This is "Onbekommerd"!

Tuesday, July 14, 2015

Stegeborg and Söderköping

After Harstena, we spent a night in Stegeborg, where there is a castle ruin. That was a bit disappointing, yes there is a ruin, but there is little information about it and it's in a bad state (I guess ruins generally are, but those that are open to the public at a fee usually have some educational value...

This morning, we set course for Söderköping. We were there two years ago, it is almost at the end (or beginning, depending on where you start) of the Göta canal. We quite enjoyed it then and in addition our fridge was looking rather empty this morning and supermarkets are few and far between on the islands so we decided to go back for another visit. We however did not want to go into the Göta canal. Even a ticket for the canal stretch between Mem and Södeköping  costs 750 SEK, about 75 Euros. So we decided to take the Storån, a very small river. Interestingly, the Storån is the river that Söderköping owes its existence to: Around 1200, the town was founded here when the river was much bigger. The landmass of Southern Sweden has been (and still is) rising ever since the weight of the ice disappeared after the ice age. So Söderköping, which is now well above sea level, was then much lower and the river was big enough for shipping to enter. It was then one of the most important trading towns in Sweden. Today, it is a nicely preserved old town, where the history is well represented. There have been many archeological digs which have found well preserved remains of what was here before, in the middle ages and even earlier in the Viking age.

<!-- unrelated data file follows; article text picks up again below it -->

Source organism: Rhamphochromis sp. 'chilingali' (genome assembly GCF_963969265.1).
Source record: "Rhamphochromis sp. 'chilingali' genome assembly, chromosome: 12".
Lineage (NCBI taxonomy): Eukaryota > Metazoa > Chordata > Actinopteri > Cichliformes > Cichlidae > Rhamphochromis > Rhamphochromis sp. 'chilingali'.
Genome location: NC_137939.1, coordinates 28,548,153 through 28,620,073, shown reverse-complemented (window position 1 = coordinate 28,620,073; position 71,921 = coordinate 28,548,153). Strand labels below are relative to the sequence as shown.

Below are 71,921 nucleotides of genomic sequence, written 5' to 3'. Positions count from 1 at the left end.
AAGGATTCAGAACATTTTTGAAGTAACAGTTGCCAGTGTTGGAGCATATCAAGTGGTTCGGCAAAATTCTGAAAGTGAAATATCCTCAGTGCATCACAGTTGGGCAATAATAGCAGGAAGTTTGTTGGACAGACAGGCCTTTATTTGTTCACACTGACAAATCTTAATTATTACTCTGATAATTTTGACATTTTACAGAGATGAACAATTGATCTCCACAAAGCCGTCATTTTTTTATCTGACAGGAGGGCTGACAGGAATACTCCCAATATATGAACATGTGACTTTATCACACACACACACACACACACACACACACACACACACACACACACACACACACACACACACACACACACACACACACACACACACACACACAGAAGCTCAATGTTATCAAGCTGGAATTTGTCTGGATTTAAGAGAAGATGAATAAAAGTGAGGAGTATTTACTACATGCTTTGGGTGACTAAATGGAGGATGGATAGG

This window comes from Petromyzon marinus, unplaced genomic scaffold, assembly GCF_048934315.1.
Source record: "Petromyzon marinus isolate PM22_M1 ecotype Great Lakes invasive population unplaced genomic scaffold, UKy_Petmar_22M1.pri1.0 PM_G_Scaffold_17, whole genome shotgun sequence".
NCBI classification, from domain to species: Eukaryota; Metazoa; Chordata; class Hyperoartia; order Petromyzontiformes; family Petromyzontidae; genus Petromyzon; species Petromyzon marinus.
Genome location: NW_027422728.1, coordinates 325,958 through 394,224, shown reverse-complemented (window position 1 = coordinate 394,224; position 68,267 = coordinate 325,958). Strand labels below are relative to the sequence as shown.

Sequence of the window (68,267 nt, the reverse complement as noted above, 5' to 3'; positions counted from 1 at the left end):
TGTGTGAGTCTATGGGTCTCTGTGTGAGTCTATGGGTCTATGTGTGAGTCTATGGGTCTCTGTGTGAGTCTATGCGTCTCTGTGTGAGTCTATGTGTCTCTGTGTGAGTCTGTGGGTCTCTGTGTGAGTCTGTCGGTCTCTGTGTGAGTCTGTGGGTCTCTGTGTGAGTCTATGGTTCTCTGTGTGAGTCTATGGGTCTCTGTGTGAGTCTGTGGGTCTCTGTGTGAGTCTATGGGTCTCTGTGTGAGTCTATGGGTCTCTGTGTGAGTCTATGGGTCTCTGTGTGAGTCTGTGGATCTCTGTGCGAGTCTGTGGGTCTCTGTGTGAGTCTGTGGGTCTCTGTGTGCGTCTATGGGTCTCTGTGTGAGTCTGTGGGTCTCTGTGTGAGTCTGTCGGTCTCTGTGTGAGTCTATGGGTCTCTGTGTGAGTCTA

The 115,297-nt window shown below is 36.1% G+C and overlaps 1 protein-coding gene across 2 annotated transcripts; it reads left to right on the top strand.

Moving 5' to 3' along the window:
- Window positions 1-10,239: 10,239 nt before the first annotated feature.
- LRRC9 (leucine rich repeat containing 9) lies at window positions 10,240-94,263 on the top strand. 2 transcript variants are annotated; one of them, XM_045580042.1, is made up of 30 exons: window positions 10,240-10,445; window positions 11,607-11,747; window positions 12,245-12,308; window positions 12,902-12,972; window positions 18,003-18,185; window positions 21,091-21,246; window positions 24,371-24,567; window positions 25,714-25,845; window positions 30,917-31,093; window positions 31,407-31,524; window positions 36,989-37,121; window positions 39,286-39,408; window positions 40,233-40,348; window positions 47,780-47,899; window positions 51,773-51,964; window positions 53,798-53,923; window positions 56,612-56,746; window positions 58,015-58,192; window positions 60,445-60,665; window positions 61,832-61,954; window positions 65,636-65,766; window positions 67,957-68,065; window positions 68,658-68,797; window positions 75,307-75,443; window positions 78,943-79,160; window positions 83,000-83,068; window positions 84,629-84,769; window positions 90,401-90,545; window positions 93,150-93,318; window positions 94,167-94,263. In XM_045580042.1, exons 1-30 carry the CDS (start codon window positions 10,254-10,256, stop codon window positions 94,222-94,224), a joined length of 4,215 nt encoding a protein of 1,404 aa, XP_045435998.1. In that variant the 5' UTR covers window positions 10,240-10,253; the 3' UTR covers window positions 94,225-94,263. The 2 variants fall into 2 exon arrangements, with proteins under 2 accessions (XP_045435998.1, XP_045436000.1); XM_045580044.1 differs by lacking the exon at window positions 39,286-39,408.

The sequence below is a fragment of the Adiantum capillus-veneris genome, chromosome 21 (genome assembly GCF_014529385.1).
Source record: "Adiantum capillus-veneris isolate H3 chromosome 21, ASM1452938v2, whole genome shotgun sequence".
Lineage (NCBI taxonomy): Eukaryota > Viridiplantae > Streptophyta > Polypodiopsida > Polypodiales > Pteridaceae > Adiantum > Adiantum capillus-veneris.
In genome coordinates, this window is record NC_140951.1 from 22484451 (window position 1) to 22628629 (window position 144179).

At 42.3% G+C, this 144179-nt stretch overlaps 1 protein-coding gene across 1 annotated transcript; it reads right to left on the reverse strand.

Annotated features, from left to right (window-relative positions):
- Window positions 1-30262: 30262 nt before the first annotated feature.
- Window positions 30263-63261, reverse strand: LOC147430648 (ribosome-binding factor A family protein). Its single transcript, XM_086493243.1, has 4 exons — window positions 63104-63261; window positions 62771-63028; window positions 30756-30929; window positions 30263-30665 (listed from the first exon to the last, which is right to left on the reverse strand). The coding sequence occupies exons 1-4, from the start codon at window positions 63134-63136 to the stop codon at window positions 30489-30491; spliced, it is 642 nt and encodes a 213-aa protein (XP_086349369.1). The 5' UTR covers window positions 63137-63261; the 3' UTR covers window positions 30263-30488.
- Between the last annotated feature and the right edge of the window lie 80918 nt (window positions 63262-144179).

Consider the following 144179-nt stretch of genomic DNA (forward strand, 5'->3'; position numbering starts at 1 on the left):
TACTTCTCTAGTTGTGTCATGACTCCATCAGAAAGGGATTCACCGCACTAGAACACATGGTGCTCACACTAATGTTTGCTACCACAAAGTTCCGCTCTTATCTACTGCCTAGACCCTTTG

In addition, the Göta canal has given the town an extra touristic impulse: it is the most attractive of the towns along the canal and the banks of the canal are full of tourists that visit the harbour and the shops and restaurants along it. A very nice and festive atmosphere!

In the harbour on the Storån, not the Göta canal!

Traditional Swedish 'phone booth 

The bell tower. The church behind it dates from the 1500's, the original one burned down (several times actually. Like so many towns in the middle ages, fires gutted towns with depressing regularity) 

The house of bishop Hans Brask. The plants are called 'stokrozen' in Dutch, I don't know the english name for them. You see them a lot in Sweden as well as in Denmark. When we first saw them in Denmark three years ago we though they were weeds (they were not in bloom then)!

Of course we walked to the canal harbour as well, where we were surprised to see this:

An enormous 'Sunseeker'. Of course it had to fit in the small canal locks, otherwise it could not possibly be here. But what would that look like? Fortunately our curiosity was satisfied:

Not quite Onbekommerd....

This is also our 'point of return'. Tomorrow we'll go down the Storån again and then down the Slätbaken and south into the skärgård. We will slowly start making our way South again.

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